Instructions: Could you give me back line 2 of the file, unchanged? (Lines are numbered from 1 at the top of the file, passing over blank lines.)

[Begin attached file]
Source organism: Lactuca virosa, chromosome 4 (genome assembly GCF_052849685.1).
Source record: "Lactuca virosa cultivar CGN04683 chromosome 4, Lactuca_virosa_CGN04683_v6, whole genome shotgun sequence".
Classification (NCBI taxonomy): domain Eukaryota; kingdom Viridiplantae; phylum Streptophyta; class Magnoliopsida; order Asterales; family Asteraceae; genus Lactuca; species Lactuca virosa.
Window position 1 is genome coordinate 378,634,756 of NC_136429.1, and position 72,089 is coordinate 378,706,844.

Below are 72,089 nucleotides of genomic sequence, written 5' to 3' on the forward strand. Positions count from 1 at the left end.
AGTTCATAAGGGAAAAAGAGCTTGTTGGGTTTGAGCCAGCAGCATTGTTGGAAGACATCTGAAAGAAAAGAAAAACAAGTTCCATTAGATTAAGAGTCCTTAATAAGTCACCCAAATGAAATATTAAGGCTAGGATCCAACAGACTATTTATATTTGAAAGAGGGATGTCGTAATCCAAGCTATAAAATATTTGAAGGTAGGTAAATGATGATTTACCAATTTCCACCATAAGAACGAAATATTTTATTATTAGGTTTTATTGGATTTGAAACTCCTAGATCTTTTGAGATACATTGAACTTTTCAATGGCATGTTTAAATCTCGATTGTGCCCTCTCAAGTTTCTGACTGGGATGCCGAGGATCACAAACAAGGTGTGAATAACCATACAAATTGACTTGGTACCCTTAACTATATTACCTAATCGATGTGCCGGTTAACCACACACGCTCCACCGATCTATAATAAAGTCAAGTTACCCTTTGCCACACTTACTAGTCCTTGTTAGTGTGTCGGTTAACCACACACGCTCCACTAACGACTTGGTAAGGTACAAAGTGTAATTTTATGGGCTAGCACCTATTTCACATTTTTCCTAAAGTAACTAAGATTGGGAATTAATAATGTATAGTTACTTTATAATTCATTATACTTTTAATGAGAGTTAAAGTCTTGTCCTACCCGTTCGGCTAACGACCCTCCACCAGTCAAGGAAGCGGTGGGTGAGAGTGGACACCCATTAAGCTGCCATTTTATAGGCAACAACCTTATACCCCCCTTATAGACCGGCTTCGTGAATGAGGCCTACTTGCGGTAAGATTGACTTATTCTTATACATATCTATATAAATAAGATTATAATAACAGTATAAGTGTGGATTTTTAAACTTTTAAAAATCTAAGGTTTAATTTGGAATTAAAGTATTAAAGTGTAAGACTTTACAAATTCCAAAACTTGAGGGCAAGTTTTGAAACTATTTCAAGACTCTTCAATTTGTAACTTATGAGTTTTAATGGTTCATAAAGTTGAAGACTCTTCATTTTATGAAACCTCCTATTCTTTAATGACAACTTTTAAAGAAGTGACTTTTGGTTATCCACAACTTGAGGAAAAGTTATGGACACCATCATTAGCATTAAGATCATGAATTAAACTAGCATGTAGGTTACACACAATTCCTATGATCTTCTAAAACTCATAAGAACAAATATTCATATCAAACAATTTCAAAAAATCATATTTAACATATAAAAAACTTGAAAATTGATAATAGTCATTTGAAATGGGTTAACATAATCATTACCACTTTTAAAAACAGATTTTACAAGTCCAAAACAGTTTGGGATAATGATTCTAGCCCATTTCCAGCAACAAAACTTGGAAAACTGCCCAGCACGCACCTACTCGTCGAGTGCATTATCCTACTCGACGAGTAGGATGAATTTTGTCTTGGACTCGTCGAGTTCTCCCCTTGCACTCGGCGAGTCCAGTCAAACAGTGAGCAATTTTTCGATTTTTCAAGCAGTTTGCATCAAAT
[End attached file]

Source record: "Lactuca virosa cultivar CGN04683 chromosome 4, Lactuca_virosa_CGN04683_v6, whole genome shotgun sequence".